The A025’s op­ti­cal de­sign has been op­ti­mised for use with Tamron’s new tele­con­vert­ers – the 1.4x Model TC-X14 and the 2.0x Model TC-X20 – which in­crease the fo­cal range to 100-280mm (with a max­i­mum aper­ture of f4.0) and 140-400mm (f5.6) re­spec­tively. Full aut­o­fo­cus­ing ca­pa­bil­i­ties are re­tained.

While pri­mar­ily de­signed for use with full-35mm for­mat sen­sors (Tamron uses the des­ig­na­tion ‘Di’), this lens can be used on ‘APS-C’ for­mat D-SLRs where the ef­fec­tive fo­cal length be­comes 105-300mm (at 1.5x) or 112-320 (at 1.6x).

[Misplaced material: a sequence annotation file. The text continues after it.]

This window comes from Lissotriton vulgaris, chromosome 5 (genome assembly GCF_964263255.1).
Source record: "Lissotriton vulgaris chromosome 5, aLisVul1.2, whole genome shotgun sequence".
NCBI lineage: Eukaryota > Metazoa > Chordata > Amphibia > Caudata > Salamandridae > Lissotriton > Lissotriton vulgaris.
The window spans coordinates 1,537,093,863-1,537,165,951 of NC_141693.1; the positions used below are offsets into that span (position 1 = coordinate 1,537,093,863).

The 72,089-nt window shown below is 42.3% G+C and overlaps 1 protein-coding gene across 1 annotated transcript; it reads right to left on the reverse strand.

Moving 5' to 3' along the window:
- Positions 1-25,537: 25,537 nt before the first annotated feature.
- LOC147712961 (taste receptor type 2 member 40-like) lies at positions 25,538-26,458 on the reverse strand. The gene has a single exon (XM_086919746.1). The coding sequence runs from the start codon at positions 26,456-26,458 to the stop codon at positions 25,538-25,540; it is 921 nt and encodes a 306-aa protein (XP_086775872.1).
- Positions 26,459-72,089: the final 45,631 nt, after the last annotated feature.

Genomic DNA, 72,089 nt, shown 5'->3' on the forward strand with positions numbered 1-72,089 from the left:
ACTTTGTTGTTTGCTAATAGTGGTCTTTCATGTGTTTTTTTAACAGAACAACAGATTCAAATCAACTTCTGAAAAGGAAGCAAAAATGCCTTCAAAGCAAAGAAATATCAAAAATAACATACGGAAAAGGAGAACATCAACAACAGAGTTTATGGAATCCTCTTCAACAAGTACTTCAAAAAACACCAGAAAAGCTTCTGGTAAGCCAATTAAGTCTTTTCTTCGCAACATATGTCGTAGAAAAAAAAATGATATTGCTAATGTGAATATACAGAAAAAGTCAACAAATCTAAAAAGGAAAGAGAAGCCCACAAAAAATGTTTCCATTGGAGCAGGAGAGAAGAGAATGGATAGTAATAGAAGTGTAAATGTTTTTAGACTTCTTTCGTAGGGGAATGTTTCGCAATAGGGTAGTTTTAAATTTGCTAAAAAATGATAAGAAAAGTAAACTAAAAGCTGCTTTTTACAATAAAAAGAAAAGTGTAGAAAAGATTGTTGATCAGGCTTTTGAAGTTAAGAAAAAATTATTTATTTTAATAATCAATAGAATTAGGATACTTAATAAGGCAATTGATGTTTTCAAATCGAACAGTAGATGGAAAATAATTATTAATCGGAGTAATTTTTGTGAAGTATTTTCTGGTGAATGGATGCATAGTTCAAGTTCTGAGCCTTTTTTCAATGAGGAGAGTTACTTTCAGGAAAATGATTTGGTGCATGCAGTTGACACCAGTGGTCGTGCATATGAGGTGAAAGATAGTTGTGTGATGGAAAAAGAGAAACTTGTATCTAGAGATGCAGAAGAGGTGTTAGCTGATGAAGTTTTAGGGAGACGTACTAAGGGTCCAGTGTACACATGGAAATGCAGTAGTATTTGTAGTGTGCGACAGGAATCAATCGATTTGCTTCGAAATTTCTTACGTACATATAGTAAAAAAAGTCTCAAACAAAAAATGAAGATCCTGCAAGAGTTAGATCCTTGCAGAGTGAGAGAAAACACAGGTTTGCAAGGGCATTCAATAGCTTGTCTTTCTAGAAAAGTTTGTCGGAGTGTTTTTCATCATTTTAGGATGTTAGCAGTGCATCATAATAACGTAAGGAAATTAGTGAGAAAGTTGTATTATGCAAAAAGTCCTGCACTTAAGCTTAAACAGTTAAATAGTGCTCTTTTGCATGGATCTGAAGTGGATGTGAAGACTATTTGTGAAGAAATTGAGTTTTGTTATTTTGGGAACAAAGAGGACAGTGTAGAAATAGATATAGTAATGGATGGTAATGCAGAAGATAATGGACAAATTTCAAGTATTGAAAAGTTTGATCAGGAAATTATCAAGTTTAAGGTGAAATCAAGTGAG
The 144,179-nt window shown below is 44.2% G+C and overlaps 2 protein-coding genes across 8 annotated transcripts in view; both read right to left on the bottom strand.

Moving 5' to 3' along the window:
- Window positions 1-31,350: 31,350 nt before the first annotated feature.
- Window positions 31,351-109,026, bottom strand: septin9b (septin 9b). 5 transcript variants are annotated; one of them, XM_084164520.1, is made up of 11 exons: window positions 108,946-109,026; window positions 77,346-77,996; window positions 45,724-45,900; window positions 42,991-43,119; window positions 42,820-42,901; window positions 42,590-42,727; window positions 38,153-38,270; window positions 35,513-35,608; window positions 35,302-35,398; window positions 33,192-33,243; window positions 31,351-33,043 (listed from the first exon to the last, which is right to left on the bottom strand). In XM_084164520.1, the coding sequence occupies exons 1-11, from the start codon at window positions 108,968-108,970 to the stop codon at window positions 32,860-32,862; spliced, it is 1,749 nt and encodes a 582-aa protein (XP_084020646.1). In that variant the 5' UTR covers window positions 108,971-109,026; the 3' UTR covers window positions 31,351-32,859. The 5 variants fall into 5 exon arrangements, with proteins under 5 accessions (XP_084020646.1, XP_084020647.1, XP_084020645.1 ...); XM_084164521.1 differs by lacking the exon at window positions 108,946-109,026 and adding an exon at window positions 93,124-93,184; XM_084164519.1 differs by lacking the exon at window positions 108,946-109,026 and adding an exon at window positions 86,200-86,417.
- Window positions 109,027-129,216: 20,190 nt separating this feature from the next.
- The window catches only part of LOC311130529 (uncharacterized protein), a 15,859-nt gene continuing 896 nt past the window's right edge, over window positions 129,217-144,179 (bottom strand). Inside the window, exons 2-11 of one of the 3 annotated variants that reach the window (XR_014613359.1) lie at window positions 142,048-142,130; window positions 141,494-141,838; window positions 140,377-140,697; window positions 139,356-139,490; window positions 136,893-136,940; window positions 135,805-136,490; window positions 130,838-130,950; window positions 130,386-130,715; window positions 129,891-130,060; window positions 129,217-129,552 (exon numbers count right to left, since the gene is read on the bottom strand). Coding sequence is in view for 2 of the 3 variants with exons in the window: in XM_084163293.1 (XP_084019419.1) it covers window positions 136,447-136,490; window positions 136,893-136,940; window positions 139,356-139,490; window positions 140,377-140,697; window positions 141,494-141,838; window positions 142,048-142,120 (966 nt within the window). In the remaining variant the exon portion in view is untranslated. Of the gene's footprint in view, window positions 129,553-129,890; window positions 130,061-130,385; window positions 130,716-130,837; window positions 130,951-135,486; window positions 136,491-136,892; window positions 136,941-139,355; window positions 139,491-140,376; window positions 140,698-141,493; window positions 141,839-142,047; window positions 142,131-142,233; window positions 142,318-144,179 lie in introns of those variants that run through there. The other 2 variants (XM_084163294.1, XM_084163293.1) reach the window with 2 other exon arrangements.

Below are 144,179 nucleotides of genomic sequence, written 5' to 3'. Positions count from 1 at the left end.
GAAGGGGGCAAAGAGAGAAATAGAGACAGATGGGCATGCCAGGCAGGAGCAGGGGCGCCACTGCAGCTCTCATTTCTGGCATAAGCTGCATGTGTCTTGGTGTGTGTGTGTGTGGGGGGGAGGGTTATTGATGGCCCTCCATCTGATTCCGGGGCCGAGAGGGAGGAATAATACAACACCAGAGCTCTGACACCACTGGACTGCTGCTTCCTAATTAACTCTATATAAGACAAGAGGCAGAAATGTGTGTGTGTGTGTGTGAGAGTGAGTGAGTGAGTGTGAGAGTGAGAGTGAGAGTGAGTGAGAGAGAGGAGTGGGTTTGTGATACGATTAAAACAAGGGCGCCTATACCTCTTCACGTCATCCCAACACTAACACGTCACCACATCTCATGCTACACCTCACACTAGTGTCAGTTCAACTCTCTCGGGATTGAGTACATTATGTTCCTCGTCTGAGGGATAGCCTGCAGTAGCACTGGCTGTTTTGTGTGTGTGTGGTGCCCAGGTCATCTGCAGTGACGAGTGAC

The G2 70-200mm f2.8 is cur­rently avail­able in the Canon EF and Nikon F mounts, the lat­ter be­ing the G-Type con­fig­u­ra­tion so aper­ture se­lec­tion is con­trolled from the cam­era body. This is now stan­dard across Nikon’s D-SLR line-up, but will pre­clude the Tamron’s use on many older dig­i­tal bod­ies from around mid-2007 or ear­lier (and all 35mm film bod­ies). How­ever, us­ing the G-Type mount has en­abled Tamron to adopt an elec­tro­mag­net­i­cally-con­trolled di­aphragm in its Nikon model and this al­lows for more ac­cu­rate aper­ture set­ting – es­pe­cially fram­eto-frame with con­tin­u­ous shoot­ing. In­ci­den­tally, the aper­ture range in both ver­sions is from f2.8 to f22 and the di­aphragm it­self em­ploys nine blades to give smoother outof-fo­cus ef­fects.